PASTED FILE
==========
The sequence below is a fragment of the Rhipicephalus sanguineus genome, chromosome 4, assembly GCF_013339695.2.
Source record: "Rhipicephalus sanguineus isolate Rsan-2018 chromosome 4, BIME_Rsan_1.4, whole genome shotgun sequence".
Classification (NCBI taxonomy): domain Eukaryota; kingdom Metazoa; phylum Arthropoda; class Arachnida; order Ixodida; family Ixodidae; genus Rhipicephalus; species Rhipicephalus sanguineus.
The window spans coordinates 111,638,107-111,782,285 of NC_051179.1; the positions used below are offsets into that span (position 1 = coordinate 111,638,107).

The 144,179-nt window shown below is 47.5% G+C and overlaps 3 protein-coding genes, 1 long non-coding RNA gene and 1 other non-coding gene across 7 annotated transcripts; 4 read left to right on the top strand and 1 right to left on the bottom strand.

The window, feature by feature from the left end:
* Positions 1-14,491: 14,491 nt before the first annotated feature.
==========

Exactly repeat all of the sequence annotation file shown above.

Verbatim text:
The sequence below is a fragment of the Rhipicephalus sanguineus genome, chromosome 4, assembly GCF_013339695.2.
Source record: "Rhipicephalus sanguineus isolate Rsan-2018 chromosome 4, BIME_Rsan_1.4, whole genome shotgun sequence".
Classification (NCBI taxonomy): domain Eukaryota; kingdom Metazoa; phylum Arthropoda; class Arachnida; order Ixodida; family Ixodidae; genus Rhipicephalus; species Rhipicephalus sanguineus.
The window spans coordinates 111,638,107-111,782,285 of NC_051179.1; the positions used below are offsets into that span (position 1 = coordinate 111,638,107).

The 144,179-nt window shown below is 47.5% G+C and overlaps 3 protein-coding genes, 1 long non-coding RNA gene and 1 other non-coding gene across 7 annotated transcripts; 4 read left to right on the top strand and 1 right to left on the bottom strand.

The window, feature by feature from the left end:
* Positions 1-14,491: 14,491 nt before the first annotated feature.